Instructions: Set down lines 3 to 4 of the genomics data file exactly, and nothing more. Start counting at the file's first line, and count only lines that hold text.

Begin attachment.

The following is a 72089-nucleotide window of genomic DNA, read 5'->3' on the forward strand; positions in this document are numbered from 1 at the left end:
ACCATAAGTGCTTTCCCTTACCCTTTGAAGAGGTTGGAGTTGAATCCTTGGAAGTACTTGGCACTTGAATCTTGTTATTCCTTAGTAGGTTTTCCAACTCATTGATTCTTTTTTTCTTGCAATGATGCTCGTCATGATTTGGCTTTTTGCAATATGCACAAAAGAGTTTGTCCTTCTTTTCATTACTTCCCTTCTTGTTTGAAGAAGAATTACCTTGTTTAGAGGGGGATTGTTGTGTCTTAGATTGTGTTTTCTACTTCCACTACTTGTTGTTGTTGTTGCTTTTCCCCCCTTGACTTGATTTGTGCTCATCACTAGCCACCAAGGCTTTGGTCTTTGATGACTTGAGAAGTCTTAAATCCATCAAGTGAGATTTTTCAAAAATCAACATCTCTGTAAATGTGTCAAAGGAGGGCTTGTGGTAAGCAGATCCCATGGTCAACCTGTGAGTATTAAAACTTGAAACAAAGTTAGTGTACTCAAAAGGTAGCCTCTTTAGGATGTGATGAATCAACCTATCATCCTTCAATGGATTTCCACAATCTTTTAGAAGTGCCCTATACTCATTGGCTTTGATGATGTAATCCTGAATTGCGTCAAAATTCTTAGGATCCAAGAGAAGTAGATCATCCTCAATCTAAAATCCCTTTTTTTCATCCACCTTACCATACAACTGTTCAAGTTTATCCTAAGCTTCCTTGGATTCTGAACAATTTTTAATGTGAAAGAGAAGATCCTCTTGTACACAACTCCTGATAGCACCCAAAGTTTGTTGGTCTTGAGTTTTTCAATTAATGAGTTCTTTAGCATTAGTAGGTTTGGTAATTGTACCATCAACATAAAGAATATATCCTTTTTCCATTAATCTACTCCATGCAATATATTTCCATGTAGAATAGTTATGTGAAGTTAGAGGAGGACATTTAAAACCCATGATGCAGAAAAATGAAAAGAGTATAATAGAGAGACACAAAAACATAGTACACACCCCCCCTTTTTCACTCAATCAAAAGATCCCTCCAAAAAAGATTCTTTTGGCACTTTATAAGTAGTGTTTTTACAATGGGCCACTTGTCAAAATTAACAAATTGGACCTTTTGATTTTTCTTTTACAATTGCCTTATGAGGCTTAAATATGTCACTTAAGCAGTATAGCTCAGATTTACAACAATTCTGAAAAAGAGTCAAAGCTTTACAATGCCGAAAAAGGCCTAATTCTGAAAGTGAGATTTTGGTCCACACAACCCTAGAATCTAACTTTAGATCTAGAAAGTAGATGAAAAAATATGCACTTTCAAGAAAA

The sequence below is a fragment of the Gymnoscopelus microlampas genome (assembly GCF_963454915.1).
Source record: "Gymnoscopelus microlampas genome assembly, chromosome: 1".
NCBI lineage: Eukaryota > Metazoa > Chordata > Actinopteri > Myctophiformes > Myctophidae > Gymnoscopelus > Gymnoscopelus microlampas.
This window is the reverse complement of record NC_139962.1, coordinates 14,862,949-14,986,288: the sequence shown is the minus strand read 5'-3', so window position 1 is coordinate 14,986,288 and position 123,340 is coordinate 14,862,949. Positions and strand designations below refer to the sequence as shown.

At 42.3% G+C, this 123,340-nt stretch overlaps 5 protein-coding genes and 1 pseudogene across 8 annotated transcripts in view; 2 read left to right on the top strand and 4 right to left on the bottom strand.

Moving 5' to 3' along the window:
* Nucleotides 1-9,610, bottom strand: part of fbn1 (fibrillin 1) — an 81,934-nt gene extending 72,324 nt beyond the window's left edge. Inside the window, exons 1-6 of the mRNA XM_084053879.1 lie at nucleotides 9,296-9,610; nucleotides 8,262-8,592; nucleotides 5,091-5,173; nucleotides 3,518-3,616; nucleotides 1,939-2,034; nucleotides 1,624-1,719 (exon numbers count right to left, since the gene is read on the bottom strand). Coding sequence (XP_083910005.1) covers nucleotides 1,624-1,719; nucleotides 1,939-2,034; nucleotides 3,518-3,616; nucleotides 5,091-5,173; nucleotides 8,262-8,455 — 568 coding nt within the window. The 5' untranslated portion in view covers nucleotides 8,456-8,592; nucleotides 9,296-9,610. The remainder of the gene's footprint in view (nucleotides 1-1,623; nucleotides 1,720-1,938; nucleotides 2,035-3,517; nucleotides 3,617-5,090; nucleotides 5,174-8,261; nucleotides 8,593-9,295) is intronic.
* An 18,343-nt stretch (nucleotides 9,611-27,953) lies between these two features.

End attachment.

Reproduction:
The sequence below is a fragment of the Gymnoscopelus microlampas genome (assembly GCF_963454915.1).
Source record: "Gymnoscopelus microlampas genome assembly, chromosome: 1".